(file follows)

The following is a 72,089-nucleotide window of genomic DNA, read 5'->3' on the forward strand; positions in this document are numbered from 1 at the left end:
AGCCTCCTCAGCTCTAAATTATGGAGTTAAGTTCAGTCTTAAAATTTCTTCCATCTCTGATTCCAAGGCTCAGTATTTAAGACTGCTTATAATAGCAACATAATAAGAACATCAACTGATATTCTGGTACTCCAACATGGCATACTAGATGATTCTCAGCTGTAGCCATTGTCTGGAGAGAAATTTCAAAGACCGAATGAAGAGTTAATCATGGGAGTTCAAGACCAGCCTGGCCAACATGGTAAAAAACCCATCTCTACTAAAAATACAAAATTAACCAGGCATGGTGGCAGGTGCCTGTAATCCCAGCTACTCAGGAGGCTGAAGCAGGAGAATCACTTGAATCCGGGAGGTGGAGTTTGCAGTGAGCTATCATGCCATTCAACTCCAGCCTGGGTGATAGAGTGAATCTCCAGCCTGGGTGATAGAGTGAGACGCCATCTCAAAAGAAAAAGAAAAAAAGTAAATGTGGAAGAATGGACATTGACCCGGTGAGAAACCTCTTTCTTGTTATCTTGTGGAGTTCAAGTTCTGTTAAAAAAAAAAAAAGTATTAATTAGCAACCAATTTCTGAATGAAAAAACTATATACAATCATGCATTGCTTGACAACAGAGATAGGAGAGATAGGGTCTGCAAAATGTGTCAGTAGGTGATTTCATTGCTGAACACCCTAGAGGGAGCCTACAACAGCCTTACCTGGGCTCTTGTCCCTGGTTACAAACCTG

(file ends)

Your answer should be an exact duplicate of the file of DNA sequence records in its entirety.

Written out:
The following is a 72,089-nucleotide window of genomic DNA, read 5'->3' on the forward strand; positions in this document are numbered from 1 at the left end:
AGCCTCCTCAGCTCTAAATTATGGAGTTAAGTTCAGTCTTAAAATTTCTTCCATCTCTGATTCCAAGGCTCAGTATTTAAGACTGCTTATAATAGCAACATAATAAGAACATCAACTGATATTCTGGTACTCCAACATGGCATACTAGATGATTCTCAGCTGTAGCCATTGTCTGGAGAGAAATTTCAAAGACCGAATGAAGAGTTAATCATGGGAGTTCAAGACCAGCCTGGCCAACATGGTAAAAAACCCATCTCTACTAAAAATACAAAATTAACCAGGCATGGTGGCAGGTGCCTGTAATCCCAGCTACTCAGGAGGCTGAAGCAGGAGAATCACTTGAATCCGGGAGGTGGAGTTTGCAGTGAGCTATCATGCCATTCAACTCCAGCCTGGGTGATAGAGTGAATCTCCAGCCTGGGTGATAGAGTGAGACGCCATCTCAAAAGAAAAAGAAAAAAAGTAAATGTGGAAGAATGGACATTGACCCGGTGAGAAACCTCTTTCTTGTTATCTTGTGGAGTTCAAGTTCTGTTAAAAAAAAAAAAAGTATTAATTAGCAACCAATTTCTGAATGAAAAAACTATATACAATCATGCATTGCTTGACAACAGAGATAGGAGAGATAGGGTCTGCAAAATGTGTCAGTAGGTGATTTCATTGCTGAACACCCTAGAGGGAGCCTACAACAGCCTTACCTGGGCTCTTGTCCCTGGTTACAAACCTG